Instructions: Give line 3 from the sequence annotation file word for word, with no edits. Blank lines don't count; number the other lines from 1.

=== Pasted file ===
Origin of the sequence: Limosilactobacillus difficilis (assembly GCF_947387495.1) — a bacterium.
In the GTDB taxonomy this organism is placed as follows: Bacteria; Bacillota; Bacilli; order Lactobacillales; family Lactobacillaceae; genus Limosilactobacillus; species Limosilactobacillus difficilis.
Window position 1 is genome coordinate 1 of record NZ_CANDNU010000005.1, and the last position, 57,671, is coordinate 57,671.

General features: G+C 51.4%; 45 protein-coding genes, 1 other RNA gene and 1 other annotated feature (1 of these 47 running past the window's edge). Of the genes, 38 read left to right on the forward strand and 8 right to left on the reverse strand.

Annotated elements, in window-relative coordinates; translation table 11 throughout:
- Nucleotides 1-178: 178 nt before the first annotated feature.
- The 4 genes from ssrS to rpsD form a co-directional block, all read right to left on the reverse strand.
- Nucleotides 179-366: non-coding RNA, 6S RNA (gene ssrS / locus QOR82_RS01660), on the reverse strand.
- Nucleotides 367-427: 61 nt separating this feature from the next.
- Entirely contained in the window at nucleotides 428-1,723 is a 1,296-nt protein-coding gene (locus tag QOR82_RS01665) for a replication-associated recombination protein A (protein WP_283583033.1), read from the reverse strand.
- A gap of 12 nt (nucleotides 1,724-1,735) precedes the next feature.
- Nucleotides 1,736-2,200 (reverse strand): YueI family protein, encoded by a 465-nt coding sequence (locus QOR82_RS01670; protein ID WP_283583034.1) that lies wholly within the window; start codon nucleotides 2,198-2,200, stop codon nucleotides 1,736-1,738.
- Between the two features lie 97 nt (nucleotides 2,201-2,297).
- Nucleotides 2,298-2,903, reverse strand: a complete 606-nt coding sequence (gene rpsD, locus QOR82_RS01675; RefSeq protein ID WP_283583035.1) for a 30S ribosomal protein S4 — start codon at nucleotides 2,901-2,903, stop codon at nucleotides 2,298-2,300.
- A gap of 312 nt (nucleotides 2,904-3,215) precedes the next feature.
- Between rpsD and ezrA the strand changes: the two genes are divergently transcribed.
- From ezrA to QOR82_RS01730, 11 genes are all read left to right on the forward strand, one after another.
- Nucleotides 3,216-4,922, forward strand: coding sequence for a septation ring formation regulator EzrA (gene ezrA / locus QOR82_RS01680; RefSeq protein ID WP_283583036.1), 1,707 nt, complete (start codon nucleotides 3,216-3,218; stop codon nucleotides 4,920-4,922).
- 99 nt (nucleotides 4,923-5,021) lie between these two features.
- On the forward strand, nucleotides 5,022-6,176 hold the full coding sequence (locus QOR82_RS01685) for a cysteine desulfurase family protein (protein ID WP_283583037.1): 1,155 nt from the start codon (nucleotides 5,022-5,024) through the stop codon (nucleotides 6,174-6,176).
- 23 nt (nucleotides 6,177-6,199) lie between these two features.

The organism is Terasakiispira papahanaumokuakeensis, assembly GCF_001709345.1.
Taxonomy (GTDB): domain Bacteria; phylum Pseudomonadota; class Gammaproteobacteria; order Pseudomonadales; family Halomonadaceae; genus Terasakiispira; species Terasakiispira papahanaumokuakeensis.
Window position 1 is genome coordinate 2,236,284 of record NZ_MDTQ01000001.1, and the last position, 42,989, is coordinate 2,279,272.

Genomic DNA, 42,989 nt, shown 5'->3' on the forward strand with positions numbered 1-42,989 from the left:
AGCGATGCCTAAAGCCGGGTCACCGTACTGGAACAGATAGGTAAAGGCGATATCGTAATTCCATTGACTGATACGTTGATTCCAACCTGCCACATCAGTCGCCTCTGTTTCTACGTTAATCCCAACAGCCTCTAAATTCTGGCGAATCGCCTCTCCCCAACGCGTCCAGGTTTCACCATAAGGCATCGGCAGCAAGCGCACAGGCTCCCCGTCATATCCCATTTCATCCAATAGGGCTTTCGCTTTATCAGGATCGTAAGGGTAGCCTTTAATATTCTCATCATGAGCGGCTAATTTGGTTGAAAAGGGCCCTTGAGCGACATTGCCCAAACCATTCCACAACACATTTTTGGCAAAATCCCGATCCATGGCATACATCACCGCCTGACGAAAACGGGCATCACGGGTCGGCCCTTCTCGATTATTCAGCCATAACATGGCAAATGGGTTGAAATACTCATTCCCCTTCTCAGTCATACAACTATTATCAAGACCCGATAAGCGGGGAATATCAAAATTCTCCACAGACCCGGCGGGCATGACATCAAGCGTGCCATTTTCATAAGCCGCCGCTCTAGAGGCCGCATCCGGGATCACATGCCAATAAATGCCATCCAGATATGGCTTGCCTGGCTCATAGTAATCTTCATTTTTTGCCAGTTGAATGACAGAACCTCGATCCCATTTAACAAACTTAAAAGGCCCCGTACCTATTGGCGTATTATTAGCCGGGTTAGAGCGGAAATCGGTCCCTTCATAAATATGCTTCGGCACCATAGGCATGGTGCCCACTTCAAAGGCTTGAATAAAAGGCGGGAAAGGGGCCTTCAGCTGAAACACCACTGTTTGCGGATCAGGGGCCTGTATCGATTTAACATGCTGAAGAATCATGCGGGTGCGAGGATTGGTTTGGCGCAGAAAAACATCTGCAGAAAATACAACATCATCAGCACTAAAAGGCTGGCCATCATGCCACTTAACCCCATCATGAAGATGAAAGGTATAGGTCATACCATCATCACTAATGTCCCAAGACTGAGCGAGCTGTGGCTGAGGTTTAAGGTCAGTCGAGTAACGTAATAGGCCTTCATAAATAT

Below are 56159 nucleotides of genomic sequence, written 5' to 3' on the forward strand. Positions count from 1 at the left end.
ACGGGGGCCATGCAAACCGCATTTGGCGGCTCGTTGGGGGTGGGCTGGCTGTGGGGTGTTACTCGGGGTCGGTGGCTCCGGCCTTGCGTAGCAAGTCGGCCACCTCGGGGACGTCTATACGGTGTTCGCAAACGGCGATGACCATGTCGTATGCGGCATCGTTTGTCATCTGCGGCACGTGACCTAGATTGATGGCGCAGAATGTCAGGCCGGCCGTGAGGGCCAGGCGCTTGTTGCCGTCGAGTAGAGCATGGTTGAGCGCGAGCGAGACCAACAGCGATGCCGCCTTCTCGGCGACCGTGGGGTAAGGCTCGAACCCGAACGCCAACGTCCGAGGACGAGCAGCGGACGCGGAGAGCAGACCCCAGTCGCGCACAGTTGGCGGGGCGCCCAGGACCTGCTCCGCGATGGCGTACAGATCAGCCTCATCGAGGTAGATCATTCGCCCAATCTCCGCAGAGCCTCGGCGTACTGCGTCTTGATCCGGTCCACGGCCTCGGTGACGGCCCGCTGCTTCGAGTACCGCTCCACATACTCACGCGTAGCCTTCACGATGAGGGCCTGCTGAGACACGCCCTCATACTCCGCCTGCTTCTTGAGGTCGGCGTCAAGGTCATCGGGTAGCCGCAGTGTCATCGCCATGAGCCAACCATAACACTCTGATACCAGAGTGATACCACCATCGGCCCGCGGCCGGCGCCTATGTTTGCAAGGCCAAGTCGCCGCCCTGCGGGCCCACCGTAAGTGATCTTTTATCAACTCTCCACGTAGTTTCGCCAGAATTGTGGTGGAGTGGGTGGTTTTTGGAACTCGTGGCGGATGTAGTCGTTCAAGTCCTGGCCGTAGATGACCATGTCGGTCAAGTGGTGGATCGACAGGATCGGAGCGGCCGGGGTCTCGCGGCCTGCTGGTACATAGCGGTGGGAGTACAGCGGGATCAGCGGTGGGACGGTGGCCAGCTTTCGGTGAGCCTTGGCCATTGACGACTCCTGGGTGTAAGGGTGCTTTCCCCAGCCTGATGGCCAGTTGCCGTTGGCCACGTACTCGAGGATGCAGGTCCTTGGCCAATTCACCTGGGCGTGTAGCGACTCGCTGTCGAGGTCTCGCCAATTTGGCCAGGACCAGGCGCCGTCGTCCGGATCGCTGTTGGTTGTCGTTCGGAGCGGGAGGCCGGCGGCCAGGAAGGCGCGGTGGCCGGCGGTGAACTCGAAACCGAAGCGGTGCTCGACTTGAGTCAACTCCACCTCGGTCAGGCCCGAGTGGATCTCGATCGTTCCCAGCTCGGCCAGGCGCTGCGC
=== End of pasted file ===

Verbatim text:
Window position 1 is genome coordinate 1 of record NZ_CANDNU010000005.1, and the last position, 57,671, is coordinate 57,671.